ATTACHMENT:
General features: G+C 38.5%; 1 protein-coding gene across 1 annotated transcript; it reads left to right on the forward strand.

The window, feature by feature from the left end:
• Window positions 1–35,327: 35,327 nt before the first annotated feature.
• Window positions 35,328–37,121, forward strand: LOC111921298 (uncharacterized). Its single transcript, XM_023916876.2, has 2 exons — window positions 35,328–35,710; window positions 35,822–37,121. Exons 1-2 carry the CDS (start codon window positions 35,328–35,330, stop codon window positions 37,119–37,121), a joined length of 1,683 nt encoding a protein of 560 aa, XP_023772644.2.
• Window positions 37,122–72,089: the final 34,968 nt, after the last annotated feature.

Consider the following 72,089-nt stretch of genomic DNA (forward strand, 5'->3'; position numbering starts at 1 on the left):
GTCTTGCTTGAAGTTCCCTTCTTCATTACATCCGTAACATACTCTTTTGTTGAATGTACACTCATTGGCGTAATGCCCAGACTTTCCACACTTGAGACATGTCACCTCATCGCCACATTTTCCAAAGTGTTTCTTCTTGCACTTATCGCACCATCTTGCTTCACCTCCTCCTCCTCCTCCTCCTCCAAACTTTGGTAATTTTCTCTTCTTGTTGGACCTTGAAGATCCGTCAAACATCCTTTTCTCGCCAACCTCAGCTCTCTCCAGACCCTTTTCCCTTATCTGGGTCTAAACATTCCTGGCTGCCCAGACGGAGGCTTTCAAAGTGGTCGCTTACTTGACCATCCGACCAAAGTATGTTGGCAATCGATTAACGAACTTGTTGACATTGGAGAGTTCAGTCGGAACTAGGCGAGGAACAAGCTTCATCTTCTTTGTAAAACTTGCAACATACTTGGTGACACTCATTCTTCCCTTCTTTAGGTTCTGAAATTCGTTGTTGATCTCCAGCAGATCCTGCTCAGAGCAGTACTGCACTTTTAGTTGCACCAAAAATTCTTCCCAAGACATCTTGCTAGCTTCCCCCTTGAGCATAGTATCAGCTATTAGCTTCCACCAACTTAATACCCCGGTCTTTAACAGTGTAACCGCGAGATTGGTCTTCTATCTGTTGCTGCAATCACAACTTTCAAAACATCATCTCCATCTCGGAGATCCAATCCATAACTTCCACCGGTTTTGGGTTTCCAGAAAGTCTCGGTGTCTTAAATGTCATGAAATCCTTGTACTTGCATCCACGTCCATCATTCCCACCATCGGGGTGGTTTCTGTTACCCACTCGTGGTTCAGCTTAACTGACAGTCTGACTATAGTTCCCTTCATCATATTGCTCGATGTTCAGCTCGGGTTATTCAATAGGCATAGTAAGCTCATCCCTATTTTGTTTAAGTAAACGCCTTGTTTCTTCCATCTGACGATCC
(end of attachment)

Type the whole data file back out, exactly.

General features: G+C 38.5%; 1 protein-coding gene across 1 annotated transcript; it reads left to right on the forward strand.

The window, feature by feature from the left end:
• Window positions 1–35,327: 35,327 nt before the first annotated feature.
• Window positions 35,328–37,121, forward strand: LOC111921298 (uncharacterized). Its single transcript, XM_023916876.2, has 2 exons — window positions 35,328–35,710; window positions 35,822–37,121. Exons 1-2 carry the CDS (start codon window positions 35,328–35,330, stop codon window positions 37,119–37,121), a joined length of 1,683 nt encoding a protein of 560 aa, XP_023772644.2.
• Window positions 37,122–72,089: the final 34,968 nt, after the last annotated feature.

Consider the following 72,089-nt stretch of genomic DNA (forward strand, 5'->3'; position numbering starts at 1 on the left):
GTCTTGCTTGAAGTTCCCTTCTTCATTACATCCGTAACATACTCTTTTGTTGAATGTACACTCATTGGCGTAATGCCCAGACTTTCCACACTTGAGACATGTCACCTCATCGCCACATTTTCCAAAGTGTTTCTTCTTGCACTTATCGCACCATCTTGCTTCACCTCCTCCTCCTCCTCCTCCTCCAAACTTTGGTAATTTTCTCTTCTTGTTGGACCTTGAAGATCCGTCAAACATCCTTTTCTCGCCAACCTCAGCTCTCTCCAGACCCTTTTCCCTTATCTGGGTCTAAACATTCCTGGCTGCCCAGACGGAGGCTTTCAAAGTGGTCGCTTACTTGACCATCCGACCAAAGTATGTTGGCAATCGATTAACGAACTTGTTGACATTGGAGAGTTCAGTCGGAACTAGGCGAGGAACAAGCTTCATCTTCTTTGTAAAACTTGCAACATACTTGGTGACACTCATTCTTCCCTTCTTTAGGTTCTGAAATTCGTTGTTGATCTCCAGCAGATCCTGCTCAGAGCAGTACTGCACTTTTAGTTGCACCAAAAATTCTTCCCAAGACATCTTGCTAGCTTCCCCCTTGAGCATAGTATCAGCTATTAGCTTCCACCAACTTAATACCCCGGTCTTTAACAGTGTAACCGCGAGATTGGTCTTCTATCTGTTGCTGCAATCACAACTTTCAAAACATCATCTCCATCTCGGAGATCCAATCCATAACTTCCACCGGTTTTGGGTTTCCAGAAAGTCTCGGTGTCTTAAATGTCATGAAATCCTTGTACTTGCATCCACGTCCATCATTCCCACCATCGGGGTGGTTTCTGTTACCCACTCGTGGTTCAGCTTAACTGACAGTCTGACTATAGTTCCCTTCATCATATTGCTCGATGTTCAGCTCGGGTTATTCAATAGGCATAGTAAGCTCATCCCTATTTTGTTTAAGTAAACGCCTTGTTTCTTCCATCTGACGATCC